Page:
Languages also go extinct. In The Rise and Fall of Languages, RMW Dixon wrote,

It is estimated that of the 5,000 or so languages spoken in the world today at least three-quarters (some people say 90% or more) will have ceased to be spoken by the year 2100, as a consequence of the punctuations [disruptions] engendered in the first place by European colonization. (pp. 116-117)

One of those languages will be Ainu, the focus of my last three posts. In the very near future, the "over 10 Ainu people who are now in their 70s and 80s" mentioned in Bengtson's interview with Itabashi will die and take their language with them.

Of course, the death of Ainu in Japan will have nothing to do with "European colonization". Dixon is overgeneralizing. Languages are dying everywhere.

How long are the remaining relatively close relatives of Tangut going to last in China? Southern Qiang is said to have no monolinguals; it's spoken at home by "[o]lder adults" with a "[n]egative language attitude". They use Mandarin or Tibetan outside the home. I presume they speak to their children in Mandarin, the language of education (and employment). If they have TVs, the programming is in Mandarin. Eventually, their grandchildren will be in the position of today's last Ainu speakers:

No Ainu people are routinely using their language, but they are still able to speak their language because they grew up routinely hearing the language from their grandparents who lived together with them when they were very young.

These Ainu speakers almost certainly lack the full range of monolinguals. Their grandparents probably spoke to them in a mixture of Ainu and Japanese and the Ainu they heard was only a subset of an adult's knowledge of Ainu. Fortunately Ainu is not being recorded for the first time today. We have access to earlier records like Batchelor's 1905 dictionary. Nonetheless, there are many questions a dictionary cannot answer.

And they won't be answered by students taking Ainu classes:

... there are about ten weekly operated private Ainu night schools in Hokkaido (the northernmost island, where two thirds of the Ainu population live) to try to revive the language. (Many of the students are Japanese and they meet once or twice a week in the evenings.) But so far we have not succeeded in reviving the language. We lack Ainu teachers. The teachers are mostly middle-aged Japanese (many of them are university professors who teach Ainu at their university) who acquired the language at a university. The old Ainu people cannot afford to teach because of their poor physical conditions. There are no public organizations to support the Ainu language.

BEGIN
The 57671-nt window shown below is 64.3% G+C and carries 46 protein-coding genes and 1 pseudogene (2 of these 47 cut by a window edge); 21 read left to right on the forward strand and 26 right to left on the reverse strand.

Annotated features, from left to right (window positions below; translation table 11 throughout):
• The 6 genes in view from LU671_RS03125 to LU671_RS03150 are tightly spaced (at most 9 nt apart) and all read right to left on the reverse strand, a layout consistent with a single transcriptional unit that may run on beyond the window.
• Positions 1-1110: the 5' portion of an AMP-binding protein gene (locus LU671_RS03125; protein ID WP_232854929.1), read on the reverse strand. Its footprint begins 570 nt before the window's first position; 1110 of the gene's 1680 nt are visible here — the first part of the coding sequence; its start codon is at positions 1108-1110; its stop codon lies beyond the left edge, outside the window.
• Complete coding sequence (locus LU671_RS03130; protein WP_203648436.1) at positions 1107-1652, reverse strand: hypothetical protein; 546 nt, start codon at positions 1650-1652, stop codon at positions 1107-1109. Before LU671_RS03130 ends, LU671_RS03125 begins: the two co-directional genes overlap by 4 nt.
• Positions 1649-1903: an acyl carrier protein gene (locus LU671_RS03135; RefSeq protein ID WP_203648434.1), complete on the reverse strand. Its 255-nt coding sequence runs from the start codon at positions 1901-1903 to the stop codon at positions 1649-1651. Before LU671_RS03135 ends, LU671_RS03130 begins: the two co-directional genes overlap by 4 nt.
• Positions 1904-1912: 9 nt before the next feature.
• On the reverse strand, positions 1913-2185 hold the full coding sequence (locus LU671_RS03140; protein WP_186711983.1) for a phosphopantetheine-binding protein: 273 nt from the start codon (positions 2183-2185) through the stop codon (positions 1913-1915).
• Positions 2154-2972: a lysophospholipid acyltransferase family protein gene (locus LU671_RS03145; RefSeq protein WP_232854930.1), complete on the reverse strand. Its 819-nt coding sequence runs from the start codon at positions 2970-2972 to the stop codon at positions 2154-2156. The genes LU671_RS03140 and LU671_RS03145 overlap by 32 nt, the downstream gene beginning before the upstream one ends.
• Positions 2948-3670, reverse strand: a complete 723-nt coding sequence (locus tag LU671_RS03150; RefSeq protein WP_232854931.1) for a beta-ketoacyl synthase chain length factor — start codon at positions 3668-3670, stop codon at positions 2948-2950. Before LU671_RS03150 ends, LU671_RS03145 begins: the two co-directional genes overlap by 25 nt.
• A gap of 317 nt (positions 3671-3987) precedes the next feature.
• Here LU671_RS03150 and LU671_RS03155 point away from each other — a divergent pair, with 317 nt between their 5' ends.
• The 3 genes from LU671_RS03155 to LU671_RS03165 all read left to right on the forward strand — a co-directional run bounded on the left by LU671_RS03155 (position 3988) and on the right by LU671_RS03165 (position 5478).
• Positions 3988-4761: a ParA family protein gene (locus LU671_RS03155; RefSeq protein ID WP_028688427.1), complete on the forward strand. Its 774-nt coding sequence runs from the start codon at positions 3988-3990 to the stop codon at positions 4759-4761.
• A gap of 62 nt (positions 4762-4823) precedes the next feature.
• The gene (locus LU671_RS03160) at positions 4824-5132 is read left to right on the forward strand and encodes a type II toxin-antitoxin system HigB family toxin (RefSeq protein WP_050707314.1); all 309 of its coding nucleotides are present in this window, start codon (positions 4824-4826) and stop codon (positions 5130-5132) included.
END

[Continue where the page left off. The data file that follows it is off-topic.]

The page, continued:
Although I am glad there is public (and non-Ainu - i.e., Japanese) interest in Ainu, none of these efforts can ever succeed "in reviving the language." If people who take foreign language classes several times a week for years cannot master a language, how can people taking a class once or twice a week sustain Ainu, even if their classes were taught by native speakers? Not every native speaker can teach a language, and there is no time to train elderly Ainu. "[P]ublic organizations to support the Ainu language" cannot make people keep Ainu alive.

Irish is barely alive in spite of the Irish government's support of the Irish language: e.g., mandatory Irish classes. (I seriously doubt there will ever be compulsory Ainu classes in Japan.) Only 3% of Irish people use Irish as their "main community and household language", and the actual proficiency of the 42% who "regard themselves as competent Irish speakers" is questionable. Are nearly half of all Irish claiming that the school system has made them "competent Irish speakers"? How many are claiming they know Irish simply because it's the PC thing to say - because they're embarrassed to admit the truth about their abilities in 'their' language?

In 2008, the Irish government received suggestions like these to promote Irish: